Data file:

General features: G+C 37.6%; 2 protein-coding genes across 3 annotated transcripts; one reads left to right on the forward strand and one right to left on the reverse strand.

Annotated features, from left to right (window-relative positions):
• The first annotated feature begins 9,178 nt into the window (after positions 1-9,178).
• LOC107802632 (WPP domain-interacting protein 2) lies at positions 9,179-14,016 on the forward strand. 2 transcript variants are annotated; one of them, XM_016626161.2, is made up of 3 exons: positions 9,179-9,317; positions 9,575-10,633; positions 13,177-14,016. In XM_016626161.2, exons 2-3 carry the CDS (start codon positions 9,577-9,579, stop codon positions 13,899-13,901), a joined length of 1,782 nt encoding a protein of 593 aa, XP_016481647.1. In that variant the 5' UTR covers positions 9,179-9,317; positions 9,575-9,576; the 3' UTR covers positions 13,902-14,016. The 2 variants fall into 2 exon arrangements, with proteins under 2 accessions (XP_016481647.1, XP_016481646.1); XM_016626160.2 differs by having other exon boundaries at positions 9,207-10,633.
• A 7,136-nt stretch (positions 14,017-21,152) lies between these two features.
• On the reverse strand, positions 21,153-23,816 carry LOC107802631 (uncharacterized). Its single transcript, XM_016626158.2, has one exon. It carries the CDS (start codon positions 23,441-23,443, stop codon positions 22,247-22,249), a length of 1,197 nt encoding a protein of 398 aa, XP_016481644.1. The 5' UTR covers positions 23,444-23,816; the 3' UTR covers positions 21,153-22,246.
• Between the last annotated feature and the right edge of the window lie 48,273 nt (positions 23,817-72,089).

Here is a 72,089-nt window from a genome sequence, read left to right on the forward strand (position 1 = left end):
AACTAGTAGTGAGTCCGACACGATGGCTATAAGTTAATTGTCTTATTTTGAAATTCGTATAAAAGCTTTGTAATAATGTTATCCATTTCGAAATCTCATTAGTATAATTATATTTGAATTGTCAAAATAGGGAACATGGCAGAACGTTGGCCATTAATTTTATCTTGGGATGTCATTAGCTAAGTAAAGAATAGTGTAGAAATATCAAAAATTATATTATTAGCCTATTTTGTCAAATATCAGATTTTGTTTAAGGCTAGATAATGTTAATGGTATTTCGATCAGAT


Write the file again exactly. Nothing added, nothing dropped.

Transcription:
General features: G+C 37.6%; 2 protein-coding genes across 3 annotated transcripts; one reads left to right on the forward strand and one right to left on the reverse strand.

Annotated features, from left to right (window-relative positions):
• The first annotated feature begins 9,178 nt into the window (after positions 1-9,178).
• LOC107802632 (WPP domain-interacting protein 2) lies at positions 9,179-14,016 on the forward strand. 2 transcript variants are annotated; one of them, XM_016626161.2, is made up of 3 exons: positions 9,179-9,317; positions 9,575-10,633; positions 13,177-14,016. In XM_016626161.2, exons 2-3 carry the CDS (start codon positions 9,577-9,579, stop codon positions 13,899-13,901), a joined length of 1,782 nt encoding a protein of 593 aa, XP_016481647.1. In that variant the 5' UTR covers positions 9,179-9,317; positions 9,575-9,576; the 3' UTR covers positions 13,902-14,016. The 2 variants fall into 2 exon arrangements, with proteins under 2 accessions (XP_016481647.1, XP_016481646.1); XM_016626160.2 differs by having other exon boundaries at positions 9,207-10,633.
• A 7,136-nt stretch (positions 14,017-21,152) lies between these two features.
• On the reverse strand, positions 21,153-23,816 carry LOC107802631 (uncharacterized). Its single transcript, XM_016626158.2, has one exon. It carries the CDS (start codon positions 23,441-23,443, stop codon positions 22,247-22,249), a length of 1,197 nt encoding a protein of 398 aa, XP_016481644.1. The 5' UTR covers positions 23,444-23,816; the 3' UTR covers positions 21,153-22,246.
• Between the last annotated feature and the right edge of the window lie 48,273 nt (positions 23,817-72,089).

Here is a 72,089-nt window from a genome sequence, read left to right on the forward strand (position 1 = left end):
AACTAGTAGTGAGTCCGACACGATGGCTATAAGTTAATTGTCTTATTTTGAAATTCGTATAAAAGCTTTGTAATAATGTTATCCATTTCGAAATCTCATTAGTATAATTATATTTGAATTGTCAAAATAGGGAACATGGCAGAACGTTGGCCATTAATTTTATCTTGGGATGTCATTAGCTAAGTAAAGAATAGTGTAGAAATATCAAAAATTATATTATTAGCCTATTTTGTCAAATATCAGATTTTGTTTAAGGCTAGATAATGTTAATGGTATTTCGATCAGAT